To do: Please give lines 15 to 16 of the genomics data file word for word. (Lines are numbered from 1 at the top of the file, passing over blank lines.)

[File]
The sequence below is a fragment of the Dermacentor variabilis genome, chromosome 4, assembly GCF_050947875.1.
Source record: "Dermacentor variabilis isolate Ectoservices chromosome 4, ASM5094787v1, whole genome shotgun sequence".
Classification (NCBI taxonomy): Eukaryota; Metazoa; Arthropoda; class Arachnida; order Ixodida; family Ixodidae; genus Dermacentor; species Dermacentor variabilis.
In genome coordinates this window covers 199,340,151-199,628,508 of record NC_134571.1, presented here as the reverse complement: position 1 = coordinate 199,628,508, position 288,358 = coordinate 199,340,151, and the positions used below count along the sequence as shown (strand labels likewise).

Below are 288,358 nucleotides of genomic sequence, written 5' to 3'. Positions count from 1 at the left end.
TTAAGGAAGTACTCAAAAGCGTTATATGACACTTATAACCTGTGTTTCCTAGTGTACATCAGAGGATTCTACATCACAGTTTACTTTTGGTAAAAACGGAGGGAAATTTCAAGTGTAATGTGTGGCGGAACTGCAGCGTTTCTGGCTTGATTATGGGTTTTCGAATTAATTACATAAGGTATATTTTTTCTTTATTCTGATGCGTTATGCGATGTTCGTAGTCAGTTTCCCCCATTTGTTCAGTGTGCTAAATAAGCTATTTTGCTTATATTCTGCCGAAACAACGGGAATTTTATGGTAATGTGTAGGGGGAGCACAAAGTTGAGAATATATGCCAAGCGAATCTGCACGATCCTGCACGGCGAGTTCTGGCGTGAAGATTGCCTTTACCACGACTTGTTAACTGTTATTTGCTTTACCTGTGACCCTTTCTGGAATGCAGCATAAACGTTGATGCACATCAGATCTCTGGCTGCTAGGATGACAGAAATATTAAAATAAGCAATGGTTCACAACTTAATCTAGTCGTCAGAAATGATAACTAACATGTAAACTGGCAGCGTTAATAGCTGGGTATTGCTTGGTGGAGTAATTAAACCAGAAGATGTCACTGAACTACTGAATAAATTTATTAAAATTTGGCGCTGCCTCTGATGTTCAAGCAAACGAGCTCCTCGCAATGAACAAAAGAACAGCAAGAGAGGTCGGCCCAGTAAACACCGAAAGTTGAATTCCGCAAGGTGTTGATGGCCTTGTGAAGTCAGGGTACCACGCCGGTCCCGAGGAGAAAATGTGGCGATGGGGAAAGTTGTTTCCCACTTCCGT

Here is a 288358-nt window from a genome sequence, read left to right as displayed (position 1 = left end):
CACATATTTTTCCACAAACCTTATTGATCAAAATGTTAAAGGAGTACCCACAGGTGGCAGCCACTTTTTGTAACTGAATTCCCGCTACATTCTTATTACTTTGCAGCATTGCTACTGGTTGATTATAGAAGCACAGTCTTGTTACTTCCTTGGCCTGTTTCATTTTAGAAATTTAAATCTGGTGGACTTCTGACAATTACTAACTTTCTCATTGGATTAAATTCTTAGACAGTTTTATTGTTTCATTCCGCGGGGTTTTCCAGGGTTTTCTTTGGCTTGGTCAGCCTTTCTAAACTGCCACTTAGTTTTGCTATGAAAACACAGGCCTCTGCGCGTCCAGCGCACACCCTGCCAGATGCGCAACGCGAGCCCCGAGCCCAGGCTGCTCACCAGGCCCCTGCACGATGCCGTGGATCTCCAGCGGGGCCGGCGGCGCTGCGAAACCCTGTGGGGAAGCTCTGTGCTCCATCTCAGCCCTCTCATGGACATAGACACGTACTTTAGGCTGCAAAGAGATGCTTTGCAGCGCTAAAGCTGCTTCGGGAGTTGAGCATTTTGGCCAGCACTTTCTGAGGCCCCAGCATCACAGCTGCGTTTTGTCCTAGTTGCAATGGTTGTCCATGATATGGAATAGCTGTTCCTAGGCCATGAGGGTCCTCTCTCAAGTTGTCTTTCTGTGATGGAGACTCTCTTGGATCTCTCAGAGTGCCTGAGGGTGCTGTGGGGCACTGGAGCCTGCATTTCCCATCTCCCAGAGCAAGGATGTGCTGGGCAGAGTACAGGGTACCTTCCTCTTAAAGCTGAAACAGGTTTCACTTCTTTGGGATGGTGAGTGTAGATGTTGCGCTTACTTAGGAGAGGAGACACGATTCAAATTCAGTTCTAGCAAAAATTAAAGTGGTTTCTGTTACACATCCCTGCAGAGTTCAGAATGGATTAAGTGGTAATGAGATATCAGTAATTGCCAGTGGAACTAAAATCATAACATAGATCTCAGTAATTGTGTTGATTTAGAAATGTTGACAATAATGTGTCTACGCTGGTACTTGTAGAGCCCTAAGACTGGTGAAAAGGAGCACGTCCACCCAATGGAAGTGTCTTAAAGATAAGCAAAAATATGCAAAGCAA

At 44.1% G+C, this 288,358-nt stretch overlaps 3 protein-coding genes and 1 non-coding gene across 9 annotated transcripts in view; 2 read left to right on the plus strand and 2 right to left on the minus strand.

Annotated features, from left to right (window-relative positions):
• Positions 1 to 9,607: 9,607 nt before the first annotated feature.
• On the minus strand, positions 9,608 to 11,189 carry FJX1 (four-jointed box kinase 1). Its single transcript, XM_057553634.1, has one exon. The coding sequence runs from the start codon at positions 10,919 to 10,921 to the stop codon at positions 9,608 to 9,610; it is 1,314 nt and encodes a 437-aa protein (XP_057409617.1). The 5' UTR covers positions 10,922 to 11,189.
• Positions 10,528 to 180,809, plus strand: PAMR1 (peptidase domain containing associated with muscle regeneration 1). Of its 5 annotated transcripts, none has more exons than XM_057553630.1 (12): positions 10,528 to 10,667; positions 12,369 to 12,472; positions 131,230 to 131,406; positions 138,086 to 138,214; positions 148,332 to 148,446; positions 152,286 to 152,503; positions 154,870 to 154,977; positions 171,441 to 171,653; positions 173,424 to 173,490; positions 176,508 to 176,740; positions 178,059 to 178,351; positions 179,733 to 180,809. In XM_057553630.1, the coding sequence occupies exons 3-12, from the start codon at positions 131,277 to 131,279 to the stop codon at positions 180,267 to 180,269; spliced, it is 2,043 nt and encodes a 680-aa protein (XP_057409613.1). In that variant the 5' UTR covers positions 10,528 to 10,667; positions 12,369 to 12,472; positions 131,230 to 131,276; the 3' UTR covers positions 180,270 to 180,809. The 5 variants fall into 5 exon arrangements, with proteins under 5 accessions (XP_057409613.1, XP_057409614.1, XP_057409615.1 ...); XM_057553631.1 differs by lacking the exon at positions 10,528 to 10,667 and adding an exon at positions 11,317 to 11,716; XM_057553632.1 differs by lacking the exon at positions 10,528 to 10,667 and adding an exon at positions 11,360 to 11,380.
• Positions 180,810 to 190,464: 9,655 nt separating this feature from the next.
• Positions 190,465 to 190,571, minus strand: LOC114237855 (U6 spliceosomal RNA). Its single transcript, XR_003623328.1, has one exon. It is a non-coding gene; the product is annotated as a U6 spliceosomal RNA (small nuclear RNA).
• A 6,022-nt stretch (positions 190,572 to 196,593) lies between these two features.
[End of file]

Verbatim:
• Positions 190,465 to 190,571, minus strand: LOC114237855 (U6 spliceosomal RNA). Its single transcript, XR_003623328.1, has one exon. It is a non-coding gene; the product is annotated as a U6 spliceosomal RNA (small nuclear RNA).
• A 6,022-nt stretch (positions 190,572 to 196,593) lies between these two features.